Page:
People in the 70s were telling us how we’d all be starving by now. But world hunger has actually decreased. We have better science. Cleaner food. Better medicine. Better technology. Longer lifespans. (especially if you only include those born in America, not those who immigrate.) (The American diet, unfortunately, is still worse than other countries, and Japanese living in America who keep their native diet have lifespans comparable to those in Japan, not America.) The computer I’m typing on would have cost millions just a few decades ago. And the countries who bought hardest into envy like China have turned about face and adopted free markets. And they’ve seen their standard of living improve dramatically as they did so.

    If you raise taxes enough, you will NOT hurt international businesses who have tax havens overseas. You will hurt local businesses. Consider who you’re favoring there.

    Similarly, capital gains are taxed as they are because corporate income is taxed twice. Once when the corporation earns it, and then when the stock is sold. You need to consider both to get an accurate view.

  6. #7 by Scott Erb on October 19, 2011 - 00:23

    Unions have very little power in the US. Anyway, the wealthiest have benefited far more from the protections of the state and thus should be more. When the poor and middle class are hit by spending cuts, while taxes on the wealthy are the lowest in the industrial world and lower than any time in US history, then it isn’t wrong to ask them to pay more. Here’s more of argument on that:
    https://scotterb.wordpress.com/2010/12/16/the-tax-debate/

    Saying rising taxes will drive away jobs doesn’t stand the test of evidence. Higher taxes exist in every other industrialized state, and historically they used to be much higher here. Simply upper level tax rates are too low, especially given all the loopholes. Our debt started going through the stratosphere during the “borrow and spend” 80s after taxes were cut.

    It’s also not about redistribution, it’s about fixing a system that can be rigged and gamed by the moneyed elite to secure their advantage. That is a subversion of the market, and only a strong regulatory state can protect democratic capitalism. I don’t think welfare should be redistribution, nor do I see any call to hate the rich — that’s hyperbolic on your part, that’s not the message. The goal of social welfare should be to provide real opportunities and prevent things like bankruptcies from medical expenses, kids not able to go to college because their family is hurting, things like that. We have to invest in creating opportunities.

    Sure, poor Americans are rich compared to third world folk, but politics is relative. Relative gaps in wealth will always yield political anger, telling people to compare themselves to Lithuania or Zimbabwe is silly. The poor and working middle class have been hard, while the elite gamed the system in the bubble economies (investing in get rich schemes, not things to create jobs or help the economy). Read “All the Devils are Here” by Nocera and McLean, “The Big SHort” by Michael Lewis or for a more radical read “Griftopia” by Matt Taibbi.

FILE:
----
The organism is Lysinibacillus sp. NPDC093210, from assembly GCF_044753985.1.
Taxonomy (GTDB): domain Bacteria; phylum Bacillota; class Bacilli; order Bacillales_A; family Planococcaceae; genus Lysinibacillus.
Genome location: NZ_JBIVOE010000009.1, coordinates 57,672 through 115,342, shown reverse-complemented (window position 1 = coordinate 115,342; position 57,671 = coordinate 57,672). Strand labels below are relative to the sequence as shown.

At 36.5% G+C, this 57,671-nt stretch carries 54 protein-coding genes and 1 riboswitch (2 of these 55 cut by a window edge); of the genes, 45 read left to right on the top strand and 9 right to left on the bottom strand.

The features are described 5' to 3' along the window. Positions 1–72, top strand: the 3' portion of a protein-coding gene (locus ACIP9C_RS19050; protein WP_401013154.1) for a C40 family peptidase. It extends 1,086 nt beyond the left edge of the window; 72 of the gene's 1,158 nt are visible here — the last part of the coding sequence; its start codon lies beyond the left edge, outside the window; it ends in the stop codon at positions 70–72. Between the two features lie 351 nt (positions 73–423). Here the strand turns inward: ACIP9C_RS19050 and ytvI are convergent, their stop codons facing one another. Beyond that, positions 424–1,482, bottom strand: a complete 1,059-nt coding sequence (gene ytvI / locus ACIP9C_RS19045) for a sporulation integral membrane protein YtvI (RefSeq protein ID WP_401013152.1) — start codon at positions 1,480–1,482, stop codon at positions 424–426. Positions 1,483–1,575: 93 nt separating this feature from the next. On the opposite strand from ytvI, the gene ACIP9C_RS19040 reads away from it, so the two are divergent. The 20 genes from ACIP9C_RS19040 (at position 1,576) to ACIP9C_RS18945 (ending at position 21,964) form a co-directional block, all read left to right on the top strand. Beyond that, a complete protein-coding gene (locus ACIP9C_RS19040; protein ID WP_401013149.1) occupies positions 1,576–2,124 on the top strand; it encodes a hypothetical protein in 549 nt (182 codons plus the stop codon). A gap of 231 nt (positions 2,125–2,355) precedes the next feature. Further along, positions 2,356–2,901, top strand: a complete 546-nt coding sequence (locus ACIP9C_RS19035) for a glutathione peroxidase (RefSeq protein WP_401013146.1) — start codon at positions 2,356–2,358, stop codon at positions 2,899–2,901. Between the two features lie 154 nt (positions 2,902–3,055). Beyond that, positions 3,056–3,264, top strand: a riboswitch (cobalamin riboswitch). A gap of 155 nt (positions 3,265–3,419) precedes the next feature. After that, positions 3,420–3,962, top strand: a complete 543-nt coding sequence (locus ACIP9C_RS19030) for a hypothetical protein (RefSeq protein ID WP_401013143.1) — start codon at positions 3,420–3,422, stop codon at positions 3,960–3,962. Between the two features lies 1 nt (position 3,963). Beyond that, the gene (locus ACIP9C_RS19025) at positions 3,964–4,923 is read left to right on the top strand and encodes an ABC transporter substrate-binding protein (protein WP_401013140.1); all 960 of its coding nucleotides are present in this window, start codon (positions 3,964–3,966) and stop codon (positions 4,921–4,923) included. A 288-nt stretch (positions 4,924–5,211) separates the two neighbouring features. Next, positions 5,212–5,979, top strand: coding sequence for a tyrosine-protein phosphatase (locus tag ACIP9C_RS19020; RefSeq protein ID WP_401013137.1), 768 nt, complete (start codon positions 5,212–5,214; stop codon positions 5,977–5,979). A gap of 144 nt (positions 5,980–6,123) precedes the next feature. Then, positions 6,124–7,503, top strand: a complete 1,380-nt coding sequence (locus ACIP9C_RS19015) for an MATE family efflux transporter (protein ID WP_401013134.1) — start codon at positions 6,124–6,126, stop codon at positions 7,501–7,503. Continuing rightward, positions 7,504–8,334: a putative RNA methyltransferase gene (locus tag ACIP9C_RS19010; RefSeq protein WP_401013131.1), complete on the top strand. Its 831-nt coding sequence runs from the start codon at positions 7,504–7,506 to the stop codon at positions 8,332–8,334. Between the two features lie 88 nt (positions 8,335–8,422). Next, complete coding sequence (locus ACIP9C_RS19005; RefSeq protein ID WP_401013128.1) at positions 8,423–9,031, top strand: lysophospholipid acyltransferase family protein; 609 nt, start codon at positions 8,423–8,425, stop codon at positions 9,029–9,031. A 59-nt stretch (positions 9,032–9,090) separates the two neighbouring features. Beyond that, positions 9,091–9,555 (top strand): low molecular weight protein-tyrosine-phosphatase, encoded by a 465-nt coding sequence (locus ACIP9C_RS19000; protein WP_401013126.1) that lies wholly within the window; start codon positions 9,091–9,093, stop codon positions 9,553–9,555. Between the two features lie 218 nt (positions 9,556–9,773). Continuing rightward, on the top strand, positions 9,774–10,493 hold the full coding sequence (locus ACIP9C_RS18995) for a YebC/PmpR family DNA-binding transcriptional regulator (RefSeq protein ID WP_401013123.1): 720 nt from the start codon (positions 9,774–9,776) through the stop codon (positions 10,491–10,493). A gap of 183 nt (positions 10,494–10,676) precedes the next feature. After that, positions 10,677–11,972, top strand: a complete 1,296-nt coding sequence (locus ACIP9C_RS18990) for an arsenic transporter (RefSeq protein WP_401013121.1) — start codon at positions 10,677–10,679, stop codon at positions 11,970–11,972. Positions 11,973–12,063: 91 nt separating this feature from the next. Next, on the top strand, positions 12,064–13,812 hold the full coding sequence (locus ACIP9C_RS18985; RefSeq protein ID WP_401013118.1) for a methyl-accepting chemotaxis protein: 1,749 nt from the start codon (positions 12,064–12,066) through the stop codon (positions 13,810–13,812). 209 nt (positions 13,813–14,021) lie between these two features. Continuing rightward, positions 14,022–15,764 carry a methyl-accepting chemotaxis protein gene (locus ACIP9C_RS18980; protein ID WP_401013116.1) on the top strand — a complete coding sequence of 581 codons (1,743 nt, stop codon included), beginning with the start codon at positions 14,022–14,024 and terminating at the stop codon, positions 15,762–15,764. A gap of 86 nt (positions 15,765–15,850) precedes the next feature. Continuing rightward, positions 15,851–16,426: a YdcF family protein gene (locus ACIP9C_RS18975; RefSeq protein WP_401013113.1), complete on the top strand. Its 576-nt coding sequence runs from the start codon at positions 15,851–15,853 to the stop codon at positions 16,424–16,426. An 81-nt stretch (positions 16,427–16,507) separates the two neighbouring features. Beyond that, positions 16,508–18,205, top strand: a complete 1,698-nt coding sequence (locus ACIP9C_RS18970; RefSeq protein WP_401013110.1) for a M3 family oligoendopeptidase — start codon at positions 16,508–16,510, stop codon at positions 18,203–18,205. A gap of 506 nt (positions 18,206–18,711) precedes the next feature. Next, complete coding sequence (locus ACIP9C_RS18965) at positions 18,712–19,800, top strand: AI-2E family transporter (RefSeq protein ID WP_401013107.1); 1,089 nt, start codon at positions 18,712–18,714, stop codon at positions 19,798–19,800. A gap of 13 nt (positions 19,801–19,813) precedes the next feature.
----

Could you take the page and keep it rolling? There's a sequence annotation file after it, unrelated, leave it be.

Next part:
I agree with closing loopholes, and an extensive tax reforms (say a mildly progressive version of the fair tax). The reason the bottom pays so little is because they make so little, taking even a bit of their income creates real hardship. The wealthier have benefited from legal protections, infrastructure, and other things the state provides, and paying a bit more won’t hurt them (and higher taxes on the wealthiest might have prevented the bubble economy.) Remember: tax increases do less harm to the economy than spending cuts.

  7. #8 by Ryan W. on October 21, 2011 - 04:51

    Scott: “Unions have very little power in the US.”

    Ryan: I’ll agree that they have considerably less power than they did in, say, the 1970s. I don’t know I’d describe it as ‘very little.’ Especially out here in California. Perhaps in other states.

    Scott: “Anyway, the wealthiest have benefited far more from the protections of the state and thus should be more.”

    Ryan: I disagree here. Most corporations I’ve seen are are entirely capable of hiring their own security, etc. and many do so. Many wealthy people live in gated communities, etc. and corporations purchase of security scales well. The middle classes benefit most from government subsidized protection. The poorest often suffer as much as benefit from police enforcement.

    But then, I get the feeling that people discussing this (Though perhaps not you. Sorry if I cast undue aspersions) issue decide from the outset what the conclusion should be and their arguments are primarily rationalizations. I mean, if it could be demonstrated objectively that those with higher incomes did, in fact, benefit less than the middle class from police protection (since presumably there’s some sort of economy of scale to its purchase that the wealthy and governments would both enjoy) would you change your mind on the matter?